Tunning overview

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Tunning overview

  1. 1. Performance Tuning
  2. 2. Tuning: overview • • • • • • • • • • • • Rewrite SQL (Leccotech) Create Index Redefine Main memory structures (SGA in Oracle) Change the Block Size Materialized Views, Denormalization Export/Import (drop indexes): defragment Check Locks Separate data by category in proper tablespaces Partition Database Redundant Arrays of Inexpensive Disks (RAID) Redefining Client-Server Architecture Buy Hardware
  3. 3. When to Index • Large tables A field that you query by frequently • Field with high cardinality (not sex where card. Is only 2) • Smaller Fields and Fixed length are preferred. (Obs:Most DBMSs automatically index PK)
  4. 4. Different Type of Indexes • • • • • B-Trees (traditional) indexes Hash-cluster Bitmap indexes Index-Organized Tables Reverse-Key Indexes
  5. 5. Create Index command • Create index <iName> on <tname> (<col_name>); • Create index cidx on orders (cid);
  6. 6. Why do we create an index ? (OLTP x Data Warehouse) • A) To speed up query (SELECT) ? • B) To speed up data entry (insert/update/delete) ? • C) All of the above ?
  7. 7. Indexes (Defaults) • Anytime a PK is created, an index is automatically created. • Anytime when the type of index is not specificied, the type of index created is a B-Trees.
  8. 8. B-Tree (Balanced Tree) • Most popular type of index structure for any programming language or database. • When you don’t know what to do, the best option is usually a B-Tree. They are flexible and perform well (not very well) in several scenarios. • It is really the B+ tree or B* tree
  9. 9. B-Trees (continued) • One node corresponds to one block/page (minimum disk I-O). • Non-Leaf nodes(n keys, n+1 pointers) • Leaf-Nodes (contain n entries, where each entry has an index and a pointer to a data block). Also, each node has a pointer to next node. • All leaves are at the same height.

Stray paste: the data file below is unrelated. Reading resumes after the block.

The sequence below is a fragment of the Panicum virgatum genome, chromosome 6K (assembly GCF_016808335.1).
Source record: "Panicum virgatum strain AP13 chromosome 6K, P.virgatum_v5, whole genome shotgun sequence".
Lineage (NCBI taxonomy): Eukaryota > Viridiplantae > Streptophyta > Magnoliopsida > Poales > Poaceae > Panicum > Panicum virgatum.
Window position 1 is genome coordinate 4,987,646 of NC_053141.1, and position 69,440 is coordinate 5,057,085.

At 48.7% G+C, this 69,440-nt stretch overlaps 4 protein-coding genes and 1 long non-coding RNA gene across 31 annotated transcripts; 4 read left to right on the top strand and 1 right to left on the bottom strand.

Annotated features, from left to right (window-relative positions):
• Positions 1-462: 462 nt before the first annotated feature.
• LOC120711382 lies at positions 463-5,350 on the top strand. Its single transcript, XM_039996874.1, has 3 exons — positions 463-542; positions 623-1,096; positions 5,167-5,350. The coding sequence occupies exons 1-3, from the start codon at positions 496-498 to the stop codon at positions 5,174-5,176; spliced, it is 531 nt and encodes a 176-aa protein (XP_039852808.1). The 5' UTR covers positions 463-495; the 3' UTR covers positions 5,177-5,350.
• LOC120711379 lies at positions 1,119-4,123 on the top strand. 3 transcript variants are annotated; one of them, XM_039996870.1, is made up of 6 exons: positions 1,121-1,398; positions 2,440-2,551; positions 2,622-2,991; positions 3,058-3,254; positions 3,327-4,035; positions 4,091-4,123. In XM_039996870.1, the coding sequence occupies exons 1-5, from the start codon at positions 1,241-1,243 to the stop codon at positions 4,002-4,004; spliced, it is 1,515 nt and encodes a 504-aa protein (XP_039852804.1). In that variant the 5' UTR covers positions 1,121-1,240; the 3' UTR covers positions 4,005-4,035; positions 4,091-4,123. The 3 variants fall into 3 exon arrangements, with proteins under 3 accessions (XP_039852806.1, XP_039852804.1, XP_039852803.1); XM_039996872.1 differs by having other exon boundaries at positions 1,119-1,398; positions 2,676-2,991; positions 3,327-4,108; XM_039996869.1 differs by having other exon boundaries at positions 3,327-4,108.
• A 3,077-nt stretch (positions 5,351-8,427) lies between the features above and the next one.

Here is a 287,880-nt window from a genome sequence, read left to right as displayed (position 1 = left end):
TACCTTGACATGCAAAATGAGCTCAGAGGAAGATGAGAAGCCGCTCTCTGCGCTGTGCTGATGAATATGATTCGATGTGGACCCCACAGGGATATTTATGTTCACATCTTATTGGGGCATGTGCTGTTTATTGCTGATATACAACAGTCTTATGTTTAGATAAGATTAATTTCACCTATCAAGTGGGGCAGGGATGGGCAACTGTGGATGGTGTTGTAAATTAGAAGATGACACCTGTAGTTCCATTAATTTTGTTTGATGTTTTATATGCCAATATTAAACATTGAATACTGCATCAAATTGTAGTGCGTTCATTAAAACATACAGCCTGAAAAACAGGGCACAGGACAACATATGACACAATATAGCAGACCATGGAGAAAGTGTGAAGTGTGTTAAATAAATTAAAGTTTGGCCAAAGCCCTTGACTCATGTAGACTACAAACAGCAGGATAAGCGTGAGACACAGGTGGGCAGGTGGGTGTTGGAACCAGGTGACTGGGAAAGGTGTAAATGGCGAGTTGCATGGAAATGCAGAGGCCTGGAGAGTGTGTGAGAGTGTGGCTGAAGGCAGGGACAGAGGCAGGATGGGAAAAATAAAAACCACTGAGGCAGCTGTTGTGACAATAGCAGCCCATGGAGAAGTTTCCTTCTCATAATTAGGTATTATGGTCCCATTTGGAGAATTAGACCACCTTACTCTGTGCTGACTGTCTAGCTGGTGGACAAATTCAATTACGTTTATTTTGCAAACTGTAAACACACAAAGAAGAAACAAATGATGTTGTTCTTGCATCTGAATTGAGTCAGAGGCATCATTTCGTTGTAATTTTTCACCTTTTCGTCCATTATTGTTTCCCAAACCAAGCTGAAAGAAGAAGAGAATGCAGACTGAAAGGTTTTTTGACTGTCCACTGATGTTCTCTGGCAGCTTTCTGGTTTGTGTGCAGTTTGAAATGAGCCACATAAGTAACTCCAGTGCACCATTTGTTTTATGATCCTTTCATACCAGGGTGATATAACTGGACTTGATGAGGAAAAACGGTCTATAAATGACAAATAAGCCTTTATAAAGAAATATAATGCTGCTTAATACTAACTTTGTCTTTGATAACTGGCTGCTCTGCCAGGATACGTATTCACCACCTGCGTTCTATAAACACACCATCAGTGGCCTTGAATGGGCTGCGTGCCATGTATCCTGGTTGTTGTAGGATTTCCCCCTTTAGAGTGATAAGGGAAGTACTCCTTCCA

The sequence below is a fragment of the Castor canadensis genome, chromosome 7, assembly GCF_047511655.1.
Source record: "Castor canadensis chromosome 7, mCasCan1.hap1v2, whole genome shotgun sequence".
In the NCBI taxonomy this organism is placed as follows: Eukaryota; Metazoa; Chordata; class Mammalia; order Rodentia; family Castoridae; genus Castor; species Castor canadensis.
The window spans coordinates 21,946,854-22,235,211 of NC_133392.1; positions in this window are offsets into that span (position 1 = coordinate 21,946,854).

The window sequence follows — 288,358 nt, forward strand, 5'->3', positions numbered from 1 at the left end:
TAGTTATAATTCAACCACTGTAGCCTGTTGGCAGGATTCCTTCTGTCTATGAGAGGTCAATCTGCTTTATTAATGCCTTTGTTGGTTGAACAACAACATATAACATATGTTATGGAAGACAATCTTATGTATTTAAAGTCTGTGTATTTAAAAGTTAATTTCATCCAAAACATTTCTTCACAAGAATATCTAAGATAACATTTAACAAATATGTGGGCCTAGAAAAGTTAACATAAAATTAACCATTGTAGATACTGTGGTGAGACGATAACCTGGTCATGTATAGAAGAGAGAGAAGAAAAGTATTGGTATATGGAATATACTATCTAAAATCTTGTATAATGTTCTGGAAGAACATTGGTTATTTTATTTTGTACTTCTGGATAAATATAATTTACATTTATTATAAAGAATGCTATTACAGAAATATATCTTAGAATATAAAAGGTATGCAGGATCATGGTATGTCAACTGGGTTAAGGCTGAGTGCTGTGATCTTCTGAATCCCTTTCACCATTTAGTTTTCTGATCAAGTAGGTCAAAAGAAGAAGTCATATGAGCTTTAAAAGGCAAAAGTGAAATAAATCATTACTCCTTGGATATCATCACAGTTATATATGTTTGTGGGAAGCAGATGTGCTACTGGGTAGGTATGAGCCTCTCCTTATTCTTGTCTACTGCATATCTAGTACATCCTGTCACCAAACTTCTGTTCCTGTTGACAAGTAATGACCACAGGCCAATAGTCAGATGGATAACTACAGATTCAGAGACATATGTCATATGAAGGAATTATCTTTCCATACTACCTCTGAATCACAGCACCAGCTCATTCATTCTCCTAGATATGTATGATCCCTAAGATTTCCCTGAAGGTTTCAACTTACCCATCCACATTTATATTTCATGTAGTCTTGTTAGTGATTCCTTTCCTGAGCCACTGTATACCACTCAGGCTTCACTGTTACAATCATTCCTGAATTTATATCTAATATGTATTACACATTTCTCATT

10. 10. Good Indexing (B-Tree) Candidates • Table must be reasonably large • Field is queried by frequently • Field has a high cardinality (don’t index by sex, where the cardinality is 2!!). • Badly balanced trees may inhibit performance. Destroying and re-creating index may improve performance.
  11. 11. Bitmap Index • Bitmap indexes contain the key value and a bitmap listing the value of 0 or 1 (yes/no) for each row indicating whether the row contains that value or not. • May be a good option for indexing fields that have low cardinality (opposite of B-trees).
  12. 12. Bitmap Index (cont.) • Syntax: Create Bitmap index …. • Bitmap index works better with equality tests = or in (not with < or > ) • Bitmap index maintenance can be expensive; an individual bit may not be locked; a single update locks a large portion of index. • Bitmap indexes are best in read-only datawarehouse situations
  13. 13. Hash Indexing • B-trees and Bitmap index keys are used to find rows requiring I/O to process index • Hash gets rows with a key based algorithm • Rows are stored based on a hashed value • Index size should be known at index creation • Example: – create index cidx on orders (cid) hashed;
  14. 14. Hash Index work best with • • • • Very-high cardinality columns Only equal (=) tests are used Index values do not change Number of rows are known ahead of time
  15. 15. Index-Organized Tables • Table data is incorporated into the B-Tree using the PK as the index. • Table data is always in order of PK. Many sorts can be avoided. • Index works best when there are few (and small) columns in your table other than the PK.